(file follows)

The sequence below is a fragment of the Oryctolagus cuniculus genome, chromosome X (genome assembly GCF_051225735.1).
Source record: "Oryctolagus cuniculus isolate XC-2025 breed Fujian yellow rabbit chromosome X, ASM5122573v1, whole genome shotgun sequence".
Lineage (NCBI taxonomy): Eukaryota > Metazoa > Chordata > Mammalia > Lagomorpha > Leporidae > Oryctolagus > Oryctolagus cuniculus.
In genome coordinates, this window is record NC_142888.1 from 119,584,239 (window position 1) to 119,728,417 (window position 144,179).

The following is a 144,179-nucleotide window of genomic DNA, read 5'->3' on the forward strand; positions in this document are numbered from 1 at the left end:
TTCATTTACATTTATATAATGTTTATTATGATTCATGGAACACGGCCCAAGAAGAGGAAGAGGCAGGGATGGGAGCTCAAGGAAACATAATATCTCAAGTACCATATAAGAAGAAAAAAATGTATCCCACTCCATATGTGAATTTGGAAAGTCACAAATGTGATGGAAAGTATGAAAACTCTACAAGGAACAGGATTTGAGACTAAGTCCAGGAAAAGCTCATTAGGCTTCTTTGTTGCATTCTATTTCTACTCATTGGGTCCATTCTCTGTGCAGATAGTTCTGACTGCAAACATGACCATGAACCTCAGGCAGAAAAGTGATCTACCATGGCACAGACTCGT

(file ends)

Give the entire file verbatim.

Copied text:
The sequence below is a fragment of the Oryctolagus cuniculus genome, chromosome X (genome assembly GCF_051225735.1).
Source record: "Oryctolagus cuniculus isolate XC-2025 breed Fujian yellow rabbit chromosome X, ASM5122573v1, whole genome shotgun sequence".
Lineage (NCBI taxonomy): Eukaryota > Metazoa > Chordata > Mammalia > Lagomorpha > Leporidae > Oryctolagus > Oryctolagus cuniculus.
In genome coordinates, this window is record NC_142888.1 from 119,584,239 (window position 1) to 119,728,417 (window position 144,179).

The following is a 144,179-nucleotide window of genomic DNA, read 5'->3' on the forward strand; positions in this document are numbered from 1 at the left end:
TTCATTTACATTTATATAATGTTTATTATGATTCATGGAACACGGCCCAAGAAGAGGAAGAGGCAGGGATGGGAGCTCAAGGAAACATAATATCTCAAGTACCATATAAGAAGAAAAAAATGTATCCCACTCCATATGTGAATTTGGAAAGTCACAAATGTGATGGAAAGTATGAAAACTCTACAAGGAACAGGATTTGAGACTAAGTCCAGGAAAAGCTCATTAGGCTTCTTTGTTGCATTCTATTTCTACTCATTGGGTCCATTCTCTGTGCAGATAGTTCTGACTGCAAACATGACCATGAACCTCAGGCAGAAAAGTGATCTACCATGGCACAGACTCGT